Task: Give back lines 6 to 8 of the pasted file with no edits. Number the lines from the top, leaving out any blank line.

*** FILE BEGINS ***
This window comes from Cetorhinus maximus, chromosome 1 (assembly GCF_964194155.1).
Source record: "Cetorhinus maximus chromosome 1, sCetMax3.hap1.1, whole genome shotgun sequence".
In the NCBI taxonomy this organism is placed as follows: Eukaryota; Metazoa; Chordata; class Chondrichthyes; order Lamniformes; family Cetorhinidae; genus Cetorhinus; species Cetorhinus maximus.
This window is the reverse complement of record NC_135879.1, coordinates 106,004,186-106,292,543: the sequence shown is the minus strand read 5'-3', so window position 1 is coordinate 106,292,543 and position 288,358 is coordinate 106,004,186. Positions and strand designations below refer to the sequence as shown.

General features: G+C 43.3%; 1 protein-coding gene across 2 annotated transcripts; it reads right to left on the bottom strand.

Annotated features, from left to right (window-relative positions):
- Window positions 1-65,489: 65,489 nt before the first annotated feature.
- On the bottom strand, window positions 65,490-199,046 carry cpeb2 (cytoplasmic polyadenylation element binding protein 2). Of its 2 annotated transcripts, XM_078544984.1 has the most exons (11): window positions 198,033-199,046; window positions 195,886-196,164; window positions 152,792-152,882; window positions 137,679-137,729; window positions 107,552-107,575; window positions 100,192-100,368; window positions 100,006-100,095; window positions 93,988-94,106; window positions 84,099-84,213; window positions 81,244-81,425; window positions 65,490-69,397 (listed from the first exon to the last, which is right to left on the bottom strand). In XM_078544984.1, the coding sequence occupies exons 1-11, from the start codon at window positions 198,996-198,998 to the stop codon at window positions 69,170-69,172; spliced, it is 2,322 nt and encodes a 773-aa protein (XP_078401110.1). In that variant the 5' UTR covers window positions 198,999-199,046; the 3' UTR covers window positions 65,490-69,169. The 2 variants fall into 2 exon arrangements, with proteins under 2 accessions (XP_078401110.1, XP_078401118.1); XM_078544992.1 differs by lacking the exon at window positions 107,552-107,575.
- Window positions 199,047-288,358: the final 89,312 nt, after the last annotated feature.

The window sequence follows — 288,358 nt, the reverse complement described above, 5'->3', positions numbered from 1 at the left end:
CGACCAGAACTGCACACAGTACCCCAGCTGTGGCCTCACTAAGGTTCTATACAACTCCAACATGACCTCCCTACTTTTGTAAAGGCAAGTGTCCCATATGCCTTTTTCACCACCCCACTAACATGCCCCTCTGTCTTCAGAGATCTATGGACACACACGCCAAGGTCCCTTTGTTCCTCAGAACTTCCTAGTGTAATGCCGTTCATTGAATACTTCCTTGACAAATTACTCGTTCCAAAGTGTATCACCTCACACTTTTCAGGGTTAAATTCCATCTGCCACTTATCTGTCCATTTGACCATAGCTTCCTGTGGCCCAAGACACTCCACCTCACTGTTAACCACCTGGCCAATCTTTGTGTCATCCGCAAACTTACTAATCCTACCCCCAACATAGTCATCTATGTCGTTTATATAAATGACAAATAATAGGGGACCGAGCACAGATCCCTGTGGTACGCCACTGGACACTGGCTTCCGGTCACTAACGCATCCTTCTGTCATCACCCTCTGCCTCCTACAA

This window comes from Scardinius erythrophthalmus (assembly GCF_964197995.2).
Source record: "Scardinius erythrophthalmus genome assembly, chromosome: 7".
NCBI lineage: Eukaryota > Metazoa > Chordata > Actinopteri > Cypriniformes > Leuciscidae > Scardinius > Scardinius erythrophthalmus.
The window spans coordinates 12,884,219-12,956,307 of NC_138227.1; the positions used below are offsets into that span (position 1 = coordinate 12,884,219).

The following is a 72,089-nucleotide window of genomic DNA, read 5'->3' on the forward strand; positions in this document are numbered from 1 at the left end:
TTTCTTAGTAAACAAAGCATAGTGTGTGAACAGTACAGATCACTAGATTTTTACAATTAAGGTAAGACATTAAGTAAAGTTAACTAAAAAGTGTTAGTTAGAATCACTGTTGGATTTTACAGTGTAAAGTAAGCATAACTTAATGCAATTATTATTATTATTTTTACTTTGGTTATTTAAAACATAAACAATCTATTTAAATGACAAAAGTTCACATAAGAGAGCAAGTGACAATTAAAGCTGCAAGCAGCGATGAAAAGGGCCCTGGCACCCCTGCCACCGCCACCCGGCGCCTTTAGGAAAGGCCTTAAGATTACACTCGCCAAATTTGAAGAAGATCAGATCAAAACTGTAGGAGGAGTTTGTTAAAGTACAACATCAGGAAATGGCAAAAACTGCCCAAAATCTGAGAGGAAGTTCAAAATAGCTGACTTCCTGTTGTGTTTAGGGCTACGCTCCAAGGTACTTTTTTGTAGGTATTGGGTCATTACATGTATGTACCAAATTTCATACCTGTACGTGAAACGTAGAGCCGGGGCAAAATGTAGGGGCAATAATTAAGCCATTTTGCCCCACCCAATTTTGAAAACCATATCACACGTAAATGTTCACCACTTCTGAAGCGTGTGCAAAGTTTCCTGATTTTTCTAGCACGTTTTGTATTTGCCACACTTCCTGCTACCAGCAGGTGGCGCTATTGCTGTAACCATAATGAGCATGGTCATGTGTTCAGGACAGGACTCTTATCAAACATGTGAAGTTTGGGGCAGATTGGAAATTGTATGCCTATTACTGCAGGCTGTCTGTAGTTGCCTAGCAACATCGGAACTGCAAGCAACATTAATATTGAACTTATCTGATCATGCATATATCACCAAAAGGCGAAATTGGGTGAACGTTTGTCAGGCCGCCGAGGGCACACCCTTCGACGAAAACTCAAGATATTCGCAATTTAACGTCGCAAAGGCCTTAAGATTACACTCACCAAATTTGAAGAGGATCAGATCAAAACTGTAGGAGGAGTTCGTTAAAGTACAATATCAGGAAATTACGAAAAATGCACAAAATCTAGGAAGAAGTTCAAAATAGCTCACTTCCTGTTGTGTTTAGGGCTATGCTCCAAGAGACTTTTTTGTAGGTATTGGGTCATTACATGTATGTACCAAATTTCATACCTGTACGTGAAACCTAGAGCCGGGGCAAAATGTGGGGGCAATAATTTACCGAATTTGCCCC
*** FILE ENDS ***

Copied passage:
Annotated features, from left to right (window-relative positions):
- Window positions 1-65,489: 65,489 nt before the first annotated feature.
- On the bottom strand, window positions 65,490-199,046 carry cpeb2 (cytoplasmic polyadenylation element binding protein 2). Of its 2 annotated transcripts, XM_078544984.1 has the most exons (11): window positions 198,033-199,046; window positions 195,886-196,164; window positions 152,792-152,882; window positions 137,679-137,729; window positions 107,552-107,575; window positions 100,192-100,368; window positions 100,006-100,095; window positions 93,988-94,106; window positions 84,099-84,213; window positions 81,244-81,425; window positions 65,490-69,397 (listed from the first exon to the last, which is right to left on the bottom strand). In XM_078544984.1, the coding sequence occupies exons 1-11, from the start codon at window positions 198,996-198,998 to the stop codon at window positions 69,170-69,172; spliced, it is 2,322 nt and encodes a 773-aa protein (XP_078401110.1). In that variant the 5' UTR covers window positions 198,999-199,046; the 3' UTR covers window positions 65,490-69,169. The 2 variants fall into 2 exon arrangements, with proteins under 2 accessions (XP_078401110.1, XP_078401118.1); XM_078544992.1 differs by lacking the exon at window positions 107,552-107,575.